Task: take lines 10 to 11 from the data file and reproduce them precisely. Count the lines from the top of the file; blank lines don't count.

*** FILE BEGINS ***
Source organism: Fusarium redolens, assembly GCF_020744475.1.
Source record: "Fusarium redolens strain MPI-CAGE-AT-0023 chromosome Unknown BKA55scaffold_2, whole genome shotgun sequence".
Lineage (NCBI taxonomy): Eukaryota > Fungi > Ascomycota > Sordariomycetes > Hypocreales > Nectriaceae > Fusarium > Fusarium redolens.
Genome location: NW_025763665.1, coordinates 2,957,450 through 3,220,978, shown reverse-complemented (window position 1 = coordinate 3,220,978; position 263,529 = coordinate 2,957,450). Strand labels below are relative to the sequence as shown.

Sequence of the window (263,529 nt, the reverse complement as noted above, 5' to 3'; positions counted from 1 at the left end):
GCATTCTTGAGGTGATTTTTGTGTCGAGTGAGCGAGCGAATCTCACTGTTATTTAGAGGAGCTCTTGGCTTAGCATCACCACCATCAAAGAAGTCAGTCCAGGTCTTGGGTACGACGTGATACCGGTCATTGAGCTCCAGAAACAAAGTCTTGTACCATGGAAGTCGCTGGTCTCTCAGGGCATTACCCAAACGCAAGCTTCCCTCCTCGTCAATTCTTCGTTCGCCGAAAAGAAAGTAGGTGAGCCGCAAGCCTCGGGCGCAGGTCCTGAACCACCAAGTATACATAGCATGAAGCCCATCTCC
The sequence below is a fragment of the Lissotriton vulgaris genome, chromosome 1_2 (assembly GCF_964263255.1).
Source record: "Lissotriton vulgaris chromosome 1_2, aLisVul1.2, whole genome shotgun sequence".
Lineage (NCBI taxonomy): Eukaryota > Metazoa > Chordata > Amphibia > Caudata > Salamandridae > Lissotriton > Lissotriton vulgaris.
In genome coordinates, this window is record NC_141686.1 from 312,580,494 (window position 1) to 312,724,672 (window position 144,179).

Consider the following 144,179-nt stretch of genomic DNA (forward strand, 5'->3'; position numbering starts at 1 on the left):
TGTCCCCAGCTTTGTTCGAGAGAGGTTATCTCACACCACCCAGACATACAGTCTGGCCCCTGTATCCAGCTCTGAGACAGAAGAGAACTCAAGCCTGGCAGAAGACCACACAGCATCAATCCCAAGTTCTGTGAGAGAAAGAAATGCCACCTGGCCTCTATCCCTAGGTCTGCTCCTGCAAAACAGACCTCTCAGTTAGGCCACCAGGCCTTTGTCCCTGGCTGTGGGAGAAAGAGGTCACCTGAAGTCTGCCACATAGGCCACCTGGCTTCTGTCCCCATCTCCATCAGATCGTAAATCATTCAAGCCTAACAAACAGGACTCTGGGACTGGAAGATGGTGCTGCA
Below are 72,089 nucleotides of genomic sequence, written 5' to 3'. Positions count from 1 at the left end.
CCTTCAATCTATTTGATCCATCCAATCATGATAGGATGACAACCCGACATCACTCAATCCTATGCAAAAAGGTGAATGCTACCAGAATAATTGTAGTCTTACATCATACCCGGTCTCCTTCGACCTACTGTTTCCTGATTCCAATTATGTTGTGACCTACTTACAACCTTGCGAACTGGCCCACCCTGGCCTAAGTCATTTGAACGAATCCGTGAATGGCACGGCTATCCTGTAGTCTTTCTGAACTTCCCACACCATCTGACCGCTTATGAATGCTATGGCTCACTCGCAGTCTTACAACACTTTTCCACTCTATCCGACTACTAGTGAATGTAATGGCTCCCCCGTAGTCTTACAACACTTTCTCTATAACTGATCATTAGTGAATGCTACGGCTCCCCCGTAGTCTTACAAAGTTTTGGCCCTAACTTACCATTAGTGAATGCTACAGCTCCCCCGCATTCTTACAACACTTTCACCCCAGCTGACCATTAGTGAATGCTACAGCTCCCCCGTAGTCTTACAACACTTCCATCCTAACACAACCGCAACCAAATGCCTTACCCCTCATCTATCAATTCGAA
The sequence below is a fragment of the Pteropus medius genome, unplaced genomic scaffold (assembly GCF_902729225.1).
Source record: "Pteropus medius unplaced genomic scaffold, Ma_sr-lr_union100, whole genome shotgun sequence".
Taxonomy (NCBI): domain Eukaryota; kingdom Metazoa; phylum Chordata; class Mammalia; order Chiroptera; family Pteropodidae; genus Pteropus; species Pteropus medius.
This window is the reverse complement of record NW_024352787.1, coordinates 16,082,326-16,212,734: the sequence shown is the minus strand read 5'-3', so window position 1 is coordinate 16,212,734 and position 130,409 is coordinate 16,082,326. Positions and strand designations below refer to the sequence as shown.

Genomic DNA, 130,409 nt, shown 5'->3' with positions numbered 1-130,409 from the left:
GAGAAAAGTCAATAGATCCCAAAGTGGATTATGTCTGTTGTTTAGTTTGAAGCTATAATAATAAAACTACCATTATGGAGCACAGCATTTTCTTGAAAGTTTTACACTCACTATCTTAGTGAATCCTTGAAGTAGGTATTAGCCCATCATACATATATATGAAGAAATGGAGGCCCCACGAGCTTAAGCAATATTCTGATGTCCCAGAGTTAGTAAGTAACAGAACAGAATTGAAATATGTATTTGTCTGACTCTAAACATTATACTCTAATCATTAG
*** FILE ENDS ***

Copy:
In genome coordinates, this window is record NC_141686.1 from 312,580,494 (window position 1) to 312,724,672 (window position 144,179).

Consider the following 144,179-nt stretch of genomic DNA (forward strand, 5'->3'; position numbering starts at 1 on the left):